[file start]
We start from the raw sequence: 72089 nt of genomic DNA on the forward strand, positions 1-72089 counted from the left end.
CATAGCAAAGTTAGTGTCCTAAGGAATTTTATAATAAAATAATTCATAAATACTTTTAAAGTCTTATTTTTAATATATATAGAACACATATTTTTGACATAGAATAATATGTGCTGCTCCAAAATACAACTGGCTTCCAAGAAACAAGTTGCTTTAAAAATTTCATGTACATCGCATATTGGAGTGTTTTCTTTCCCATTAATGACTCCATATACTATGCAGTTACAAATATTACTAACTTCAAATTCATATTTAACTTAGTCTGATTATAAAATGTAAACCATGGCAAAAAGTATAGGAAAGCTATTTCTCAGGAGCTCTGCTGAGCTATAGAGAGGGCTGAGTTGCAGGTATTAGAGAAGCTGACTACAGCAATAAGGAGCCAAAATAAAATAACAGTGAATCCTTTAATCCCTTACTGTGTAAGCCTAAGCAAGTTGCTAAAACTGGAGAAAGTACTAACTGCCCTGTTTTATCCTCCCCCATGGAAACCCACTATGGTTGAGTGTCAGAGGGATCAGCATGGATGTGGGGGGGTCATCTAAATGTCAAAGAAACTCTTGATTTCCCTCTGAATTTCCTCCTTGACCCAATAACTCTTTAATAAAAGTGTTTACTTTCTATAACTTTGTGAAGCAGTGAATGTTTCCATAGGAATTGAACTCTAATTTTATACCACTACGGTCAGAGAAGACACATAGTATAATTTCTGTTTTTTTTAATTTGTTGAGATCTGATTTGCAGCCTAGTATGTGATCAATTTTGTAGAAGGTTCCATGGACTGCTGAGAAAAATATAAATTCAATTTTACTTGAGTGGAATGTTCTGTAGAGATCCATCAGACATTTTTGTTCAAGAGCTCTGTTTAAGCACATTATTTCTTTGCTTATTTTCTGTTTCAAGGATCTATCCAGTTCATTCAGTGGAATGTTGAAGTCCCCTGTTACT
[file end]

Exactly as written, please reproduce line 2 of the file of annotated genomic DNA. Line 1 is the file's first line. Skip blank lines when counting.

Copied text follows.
CATAGCAAAGTTAGTGTCCTAAGGAATTTTATAATAAAATAATTCATAAATACTTTTAAAGTCTTATTTTTAATATATATAGAACACATATTTTTGACATAGAATAATATGTGCTGCTCCAAAATACAACTGGCTTCCAAGAAACAAGTTGCTTTAAAAATTTCATGTACATCGCATATTGGAGTGTTTTCTTTCCCATTAATGACTCCATATACTATGCAGTTACAAATATTACTAACTTCAAATTCATATTTAACTTAGTCTGATTATAAAATGTAAACCATGGCAAAAAGTATAGGAAAGCTATTTCTCAGGAGCTCTGCTGAGCTATAGAGAGGGCTGAGTTGCAGGTATTAGAGAAGCTGACTACAGCAATAAGGAGCCAAAATAAAATAACAGTGAATCCTTTAATCCCTTACTGTGTAAGCCTAAGCAAGTTGCTAAAACTGGAGAAAGTACTAACTGCCCTGTTTTATCCTCCCCCATGGAAACCCACTATGGTTGAGTGTCAGAGGGATCAGCATGGATGTGGGGGGGTCATCTAAATGTCAAAGAAACTCTTGATTTCCCTCTGAATTTCCTCCTTGACCCAATAACTCTTTAATAAAAGTGTTTACTTTCTATAACTTTGTGAAGCAGTGAATGTTTCCATAGGAATTGAACTCTAATTTTATACCACTACGGTCAGAGAAGACACATAGTATAATTTCTGTTTTTTTTAATTTGTTGAGATCTGATTTGCAGCCTAGTATGTGATCAATTTTGTAGAAGGTTCCATGGACTGCTGAGAAAAATATAAATTCAATTTTACTTGAGTGGAATGTTCTGTAGAGATCCATCAGACATTTTTGTTCAAGAGCTCTGTTTAAGCACATTATTTCTTTGCTTATTTTCTGTTTCAAGGATCTATCCAGTTCATTCAGTGGAATGTTGAAGTCCCCTGTTACT